Busy brain bees race to finals

28 Feb 2010

Ten of the brainiest high school students from across Australia and New Zealand will fight it out for the title of 2010 Brain Bee Champion at the national finals in Sydney this weekend.

The event marks the pinnacle of the Australia – New Zealand Brain Bee Challenge (ABBC) and involves students who have already tussled to the top of the state league with a series of tough neuroscience questions.

In the national finals they will complete a brain-teasing anatomy exam and a doctor-patient diagnosis test as well as a quiz in front of a live audience on their knowledge from a University-level neuroscience textbook.

The Australian and New Zealand national winners will then compete at the International Brain Bee Challenge, to be held in California in August.

ABBC organiser and Queensland Brain Institute neuroscientist Professor Linda Richards said the competition provided students with an opportunity to learn about the brain, and neurological and mental illnesses in detail.

“Students competing at the national level have received coaching from neuroscientists in each state and territory, as well as work experience in neuroscience laboratories. The experience helps them to realise their potential by pushing them to expand their knowledge in one of the most fascinating areas of science,” Professor Richards said.

“Smart students like to be challenged and this competition allows them to go further than they normally would to explore an area of science. The brain is an incredibly interesting organ, controlling everything about our bodies as well as storing our memories, thoughts and our ability to plan for the future. In essence, your brain is who you are as an individual.”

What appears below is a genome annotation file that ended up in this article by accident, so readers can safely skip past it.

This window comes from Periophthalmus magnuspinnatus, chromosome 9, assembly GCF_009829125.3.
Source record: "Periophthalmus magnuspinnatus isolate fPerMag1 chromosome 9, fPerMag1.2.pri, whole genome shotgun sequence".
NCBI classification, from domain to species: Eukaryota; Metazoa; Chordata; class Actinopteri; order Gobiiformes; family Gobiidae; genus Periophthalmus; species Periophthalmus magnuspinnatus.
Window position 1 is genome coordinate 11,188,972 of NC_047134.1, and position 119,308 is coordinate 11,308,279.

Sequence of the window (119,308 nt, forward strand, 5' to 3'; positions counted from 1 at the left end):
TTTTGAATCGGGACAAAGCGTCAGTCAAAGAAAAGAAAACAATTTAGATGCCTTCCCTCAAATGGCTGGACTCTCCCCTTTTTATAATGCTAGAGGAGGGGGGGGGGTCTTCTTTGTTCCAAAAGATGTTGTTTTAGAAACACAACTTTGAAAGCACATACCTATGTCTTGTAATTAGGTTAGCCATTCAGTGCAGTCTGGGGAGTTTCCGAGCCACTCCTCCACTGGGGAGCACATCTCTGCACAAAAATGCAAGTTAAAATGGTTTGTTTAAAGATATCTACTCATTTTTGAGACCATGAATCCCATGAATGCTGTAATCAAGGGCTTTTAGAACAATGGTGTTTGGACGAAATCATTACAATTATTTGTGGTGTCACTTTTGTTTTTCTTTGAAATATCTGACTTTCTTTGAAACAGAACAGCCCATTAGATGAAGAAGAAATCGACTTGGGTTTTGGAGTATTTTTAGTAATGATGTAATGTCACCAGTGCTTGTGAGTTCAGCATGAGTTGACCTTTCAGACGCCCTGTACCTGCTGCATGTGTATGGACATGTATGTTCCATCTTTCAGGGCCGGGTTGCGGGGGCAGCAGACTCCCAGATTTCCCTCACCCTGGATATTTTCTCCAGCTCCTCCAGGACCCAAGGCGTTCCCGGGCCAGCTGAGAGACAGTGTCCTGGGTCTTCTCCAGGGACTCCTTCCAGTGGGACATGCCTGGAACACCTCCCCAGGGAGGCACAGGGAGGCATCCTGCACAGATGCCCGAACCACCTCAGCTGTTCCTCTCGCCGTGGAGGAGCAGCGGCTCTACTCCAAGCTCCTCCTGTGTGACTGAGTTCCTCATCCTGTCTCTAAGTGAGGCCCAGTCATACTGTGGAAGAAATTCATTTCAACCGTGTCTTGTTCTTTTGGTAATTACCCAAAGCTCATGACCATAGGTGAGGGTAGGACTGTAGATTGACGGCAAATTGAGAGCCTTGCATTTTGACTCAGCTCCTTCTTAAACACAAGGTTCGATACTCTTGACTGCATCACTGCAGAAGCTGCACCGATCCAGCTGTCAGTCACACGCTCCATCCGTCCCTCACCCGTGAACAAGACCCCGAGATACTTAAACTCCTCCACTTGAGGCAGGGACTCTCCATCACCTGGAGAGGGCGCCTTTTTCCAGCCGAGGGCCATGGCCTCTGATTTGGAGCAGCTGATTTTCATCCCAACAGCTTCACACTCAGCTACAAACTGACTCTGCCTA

The Brain Bee Challenge has quickly become an integral event on the neuroscience calendar, as it introduces a wide cross-section of teenagers to the field while nurturing the next generation of Australian researchers.

“Neurological and mental illnesses account for a huge proportion of the burden of disease in our community,” Professor Richards said.

“Australia needs its best and brightest students taking up a career in science to tackle these difficult problems. Through this competition students get a feel for what it might be like to be a neuroscientist so they can decide whether this might be the right career for them.”

The winner will be announced at the Sydney Convention Centre on Monday February 1 – media representatives are invited to attend and high-resolution photographs will be available after the event.


Media Contact:
Anna Bednarek
Communications Manager
Phone: +61 7 3346 6414
Email: a.bednarek@uq.edu.au

Notes to the Editor
The Australian Brain Bee Challenge (ABBC) is the country’s largest neuroscience competition for high school students.  The competition is designed to test school students’ knowledge about a range of topics, including intelligence, memory, emotions, sleep, Alzheimer’s disease and stroke.  In 2010, more than 10,000 students are expected to take part nationally.

The Queensland Brain Institute (QBI) was established as a research institute of the University of Queensland in 2003. The Institute is now operating out of a new $63 million state-of-the-art facility and houses 26 Principal Investigators with strong international reputations. The QBI is one of the largest neuroscience institutes in the world dedicated to understanding the mechanisms underlying brain function.